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Review: The Magnus Archives

Updated: Nov 2, 2021

“The Magnus Archives'' is a podcast written by horror author Johnathan Sims that features the main character by the same name. It started in 2016, but has risen to wide acclaim within the last two years, mostly gaining traction on social media platforms like Twitter and Tumblr. I discovered it on Reddit during quarantine and decided to give it a chance.

This review will be constructed into three main parts that represent the core aspects of every podcast, graded out of ten stars, the more stars, the better this aspect of the podcast is.

  1. Sound: the overall sound of the podcast, SFX quality, and pleasantness.

  2. Story: the narrative and lore behind the podcast. Spoilers will be indicated!

  3. Characters: the overall likeability and writing of the main cast and how characterization ties into the story.

With the record set, let’s get into the review!

The voice acting in “The Magnus Archives” is stellar–you can feel emotion in every word presented to you. The ambiance is perfectly crafted… until you are listening to one thousand worms squirming in your ears; or perhaps it’s the sound of someone’s skull being smashed in with a lead pipe. “The Magnus Archives” is not for the faint of heart–or the weak-stomached. An overall pleasant listening experience is at times ruined by the occasional strange sound choice or simply by the array of disgusting sounds presented to you. Thankfully, they opted to skip the kissing noises. According to a message sent out by the voice of Martin Blackwood and director of the podcast, Alexander J. Newall, “I want you to really listen to the fish noises in Stella Firma (the comedy podcast run by “The Magnus Archives”s parent company, Rusty Quill). That noise right there? That’s what the kisses sounded like.” Suffice to say, this score would have been much lower if they had opted to keep it.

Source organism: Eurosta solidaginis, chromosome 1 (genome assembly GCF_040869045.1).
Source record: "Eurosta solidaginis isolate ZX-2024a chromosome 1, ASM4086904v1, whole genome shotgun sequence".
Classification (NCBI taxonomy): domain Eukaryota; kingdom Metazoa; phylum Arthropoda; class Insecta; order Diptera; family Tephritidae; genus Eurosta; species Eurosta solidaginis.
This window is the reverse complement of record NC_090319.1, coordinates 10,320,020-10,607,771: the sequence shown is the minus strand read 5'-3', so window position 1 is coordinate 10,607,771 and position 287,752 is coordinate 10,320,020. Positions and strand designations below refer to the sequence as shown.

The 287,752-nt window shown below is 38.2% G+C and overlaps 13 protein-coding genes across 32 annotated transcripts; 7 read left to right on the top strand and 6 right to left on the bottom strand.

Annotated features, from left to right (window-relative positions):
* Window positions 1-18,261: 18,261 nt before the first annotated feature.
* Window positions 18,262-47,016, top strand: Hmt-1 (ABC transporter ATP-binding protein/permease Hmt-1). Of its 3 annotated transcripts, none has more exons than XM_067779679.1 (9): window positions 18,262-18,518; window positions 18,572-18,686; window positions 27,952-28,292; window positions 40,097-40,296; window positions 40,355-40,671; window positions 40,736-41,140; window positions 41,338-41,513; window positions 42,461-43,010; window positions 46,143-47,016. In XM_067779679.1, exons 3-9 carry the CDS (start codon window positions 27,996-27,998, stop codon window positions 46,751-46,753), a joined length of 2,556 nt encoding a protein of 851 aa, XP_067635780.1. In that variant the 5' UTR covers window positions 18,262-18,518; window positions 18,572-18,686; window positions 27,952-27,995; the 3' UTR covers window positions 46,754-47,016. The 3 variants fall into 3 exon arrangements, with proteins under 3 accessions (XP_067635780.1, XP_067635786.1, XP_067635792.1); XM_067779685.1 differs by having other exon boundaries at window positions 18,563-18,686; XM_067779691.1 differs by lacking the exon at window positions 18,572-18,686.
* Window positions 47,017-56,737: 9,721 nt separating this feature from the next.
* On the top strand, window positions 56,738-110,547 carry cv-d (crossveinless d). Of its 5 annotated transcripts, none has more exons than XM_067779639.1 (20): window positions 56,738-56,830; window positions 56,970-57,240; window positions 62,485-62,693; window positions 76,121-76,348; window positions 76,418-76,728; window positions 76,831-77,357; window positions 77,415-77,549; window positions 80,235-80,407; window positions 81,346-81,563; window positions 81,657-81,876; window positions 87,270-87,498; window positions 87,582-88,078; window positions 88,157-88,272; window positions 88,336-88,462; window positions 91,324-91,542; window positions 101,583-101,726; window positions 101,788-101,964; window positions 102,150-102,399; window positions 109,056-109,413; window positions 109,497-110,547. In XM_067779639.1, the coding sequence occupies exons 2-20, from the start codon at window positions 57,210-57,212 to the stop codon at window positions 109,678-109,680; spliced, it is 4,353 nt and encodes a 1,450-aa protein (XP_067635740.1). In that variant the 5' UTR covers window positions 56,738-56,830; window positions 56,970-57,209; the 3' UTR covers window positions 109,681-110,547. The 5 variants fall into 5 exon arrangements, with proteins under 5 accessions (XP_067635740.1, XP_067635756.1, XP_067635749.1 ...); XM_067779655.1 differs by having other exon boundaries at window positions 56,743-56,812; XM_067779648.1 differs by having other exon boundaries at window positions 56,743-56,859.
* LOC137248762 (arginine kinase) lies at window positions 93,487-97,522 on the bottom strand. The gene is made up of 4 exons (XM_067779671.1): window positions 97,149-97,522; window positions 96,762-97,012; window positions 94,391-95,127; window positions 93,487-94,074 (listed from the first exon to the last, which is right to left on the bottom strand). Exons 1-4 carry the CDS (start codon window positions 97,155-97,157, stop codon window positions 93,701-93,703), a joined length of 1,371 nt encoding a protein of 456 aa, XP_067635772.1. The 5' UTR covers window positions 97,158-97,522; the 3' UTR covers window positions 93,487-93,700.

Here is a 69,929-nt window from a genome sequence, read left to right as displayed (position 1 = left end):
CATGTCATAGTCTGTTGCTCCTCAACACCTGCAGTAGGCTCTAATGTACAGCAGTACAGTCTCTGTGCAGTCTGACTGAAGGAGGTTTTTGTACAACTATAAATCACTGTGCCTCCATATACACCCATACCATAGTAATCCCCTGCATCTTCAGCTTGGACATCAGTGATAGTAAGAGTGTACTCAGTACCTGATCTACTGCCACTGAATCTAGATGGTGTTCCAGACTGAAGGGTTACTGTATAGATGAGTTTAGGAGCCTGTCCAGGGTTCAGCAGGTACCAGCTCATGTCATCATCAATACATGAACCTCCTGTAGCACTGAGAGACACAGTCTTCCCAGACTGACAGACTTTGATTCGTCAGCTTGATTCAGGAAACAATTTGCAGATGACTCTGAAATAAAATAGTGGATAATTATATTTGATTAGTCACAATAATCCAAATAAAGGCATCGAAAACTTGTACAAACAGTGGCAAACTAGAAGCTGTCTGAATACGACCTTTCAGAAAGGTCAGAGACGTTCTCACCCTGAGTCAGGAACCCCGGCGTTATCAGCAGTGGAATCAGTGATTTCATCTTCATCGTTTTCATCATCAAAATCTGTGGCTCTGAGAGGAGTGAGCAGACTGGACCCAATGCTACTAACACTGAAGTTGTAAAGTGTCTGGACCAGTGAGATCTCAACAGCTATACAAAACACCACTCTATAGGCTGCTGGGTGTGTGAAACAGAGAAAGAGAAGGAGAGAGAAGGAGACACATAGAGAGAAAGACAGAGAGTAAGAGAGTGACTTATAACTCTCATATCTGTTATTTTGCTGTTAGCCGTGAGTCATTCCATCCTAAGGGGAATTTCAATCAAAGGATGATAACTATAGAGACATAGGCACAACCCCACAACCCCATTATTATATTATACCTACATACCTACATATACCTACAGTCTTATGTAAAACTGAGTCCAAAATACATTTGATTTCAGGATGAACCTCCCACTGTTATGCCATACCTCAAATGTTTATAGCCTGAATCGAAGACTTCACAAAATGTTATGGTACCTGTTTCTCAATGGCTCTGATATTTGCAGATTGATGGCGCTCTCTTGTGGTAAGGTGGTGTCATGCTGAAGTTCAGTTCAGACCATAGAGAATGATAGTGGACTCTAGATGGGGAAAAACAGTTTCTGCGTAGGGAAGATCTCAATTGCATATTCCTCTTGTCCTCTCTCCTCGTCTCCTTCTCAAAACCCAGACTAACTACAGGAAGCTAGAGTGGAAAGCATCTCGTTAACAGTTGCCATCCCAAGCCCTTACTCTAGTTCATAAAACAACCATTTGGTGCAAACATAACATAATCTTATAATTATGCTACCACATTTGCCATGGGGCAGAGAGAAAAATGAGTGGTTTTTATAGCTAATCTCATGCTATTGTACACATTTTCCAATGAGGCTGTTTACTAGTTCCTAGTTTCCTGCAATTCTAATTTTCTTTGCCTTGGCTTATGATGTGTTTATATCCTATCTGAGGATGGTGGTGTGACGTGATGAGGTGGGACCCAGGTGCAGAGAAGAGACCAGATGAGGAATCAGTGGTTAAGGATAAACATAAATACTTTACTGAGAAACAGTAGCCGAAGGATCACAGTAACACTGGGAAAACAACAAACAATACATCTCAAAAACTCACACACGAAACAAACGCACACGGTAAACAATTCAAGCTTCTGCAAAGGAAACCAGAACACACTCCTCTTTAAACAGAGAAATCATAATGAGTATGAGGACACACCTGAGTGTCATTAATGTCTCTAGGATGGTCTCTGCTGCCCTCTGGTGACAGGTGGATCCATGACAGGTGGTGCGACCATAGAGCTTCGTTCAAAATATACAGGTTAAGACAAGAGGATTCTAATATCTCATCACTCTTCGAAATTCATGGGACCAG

To say the story is “good” is an understatement. The Magnus Archives is written as a story to be discovered. Its first episode, “MAG001 - #0122204 Anglerfish,” introduces the listener to Jonathan Sims, the predecessor to the head archivist of the Magnus Institute, after the mysterious disappearance of his former boss Gertrude Robinson. The Magnus Institute is a massive archive dedicated to storing the statements of people who have had paranormal experiences, which the surly new archivist casts a healthy dose of doubt upon from the get-go. The podcast does not hit the ground running like many others do, taking time to ease into the plot, but creating intrigue for the listener with Ms. Robinson’s disappearance.

Spoilers ahead! Content warning for bodily horror, insects, derealization, and police brutality from here on out.